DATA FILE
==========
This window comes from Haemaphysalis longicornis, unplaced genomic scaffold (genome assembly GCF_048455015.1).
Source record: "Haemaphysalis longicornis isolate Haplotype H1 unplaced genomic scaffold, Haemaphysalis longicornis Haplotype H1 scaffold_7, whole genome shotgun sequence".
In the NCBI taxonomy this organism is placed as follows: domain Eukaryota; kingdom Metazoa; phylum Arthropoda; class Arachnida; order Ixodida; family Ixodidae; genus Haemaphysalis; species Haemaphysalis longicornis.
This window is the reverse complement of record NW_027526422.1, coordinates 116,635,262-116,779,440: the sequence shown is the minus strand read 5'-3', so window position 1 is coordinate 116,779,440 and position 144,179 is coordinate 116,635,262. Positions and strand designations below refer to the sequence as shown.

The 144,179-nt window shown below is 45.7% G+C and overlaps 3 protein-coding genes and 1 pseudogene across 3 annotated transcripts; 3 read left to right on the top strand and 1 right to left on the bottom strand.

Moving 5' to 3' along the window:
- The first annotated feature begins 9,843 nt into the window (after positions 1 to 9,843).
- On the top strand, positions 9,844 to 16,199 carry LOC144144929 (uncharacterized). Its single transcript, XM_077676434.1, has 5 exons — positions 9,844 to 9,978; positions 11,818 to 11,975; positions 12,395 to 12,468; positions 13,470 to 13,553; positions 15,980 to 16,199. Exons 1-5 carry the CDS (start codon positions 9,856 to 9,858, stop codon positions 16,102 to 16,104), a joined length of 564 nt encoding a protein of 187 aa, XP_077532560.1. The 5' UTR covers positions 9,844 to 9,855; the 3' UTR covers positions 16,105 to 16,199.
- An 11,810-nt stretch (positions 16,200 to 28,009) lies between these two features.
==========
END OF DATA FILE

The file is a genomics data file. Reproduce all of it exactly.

This window comes from Haemaphysalis longicornis, unplaced genomic scaffold (genome assembly GCF_048455015.1).
Source record: "Haemaphysalis longicornis isolate Haplotype H1 unplaced genomic scaffold, Haemaphysalis longicornis Haplotype H1 scaffold_7, whole genome shotgun sequence".
In the NCBI taxonomy this organism is placed as follows: domain Eukaryota; kingdom Metazoa; phylum Arthropoda; class Arachnida; order Ixodida; family Ixodidae; genus Haemaphysalis; species Haemaphysalis longicornis.
This window is the reverse complement of record NW_027526422.1, coordinates 116,635,262-116,779,440: the sequence shown is the minus strand read 5'-3', so window position 1 is coordinate 116,779,440 and position 144,179 is coordinate 116,635,262. Positions and strand designations below refer to the sequence as shown.

The 144,179-nt window shown below is 45.7% G+C and overlaps 3 protein-coding genes and 1 pseudogene across 3 annotated transcripts; 3 read left to right on the top strand and 1 right to left on the bottom strand.

Moving 5' to 3' along the window:
- The first annotated feature begins 9,843 nt into the window (after positions 1 to 9,843).
- On the top strand, positions 9,844 to 16,199 carry LOC144144929 (uncharacterized). Its single transcript, XM_077676434.1, has 5 exons — positions 9,844 to 9,978; positions 11,818 to 11,975; positions 12,395 to 12,468; positions 13,470 to 13,553; positions 15,980 to 16,199. Exons 1-5 carry the CDS (start codon positions 9,856 to 9,858, stop codon positions 16,102 to 16,104), a joined length of 564 nt encoding a protein of 187 aa, XP_077532560.1. The 5' UTR covers positions 9,844 to 9,855; the 3' UTR covers positions 16,105 to 16,199.
- An 11,810-nt stretch (positions 16,200 to 28,009) lies between these two features.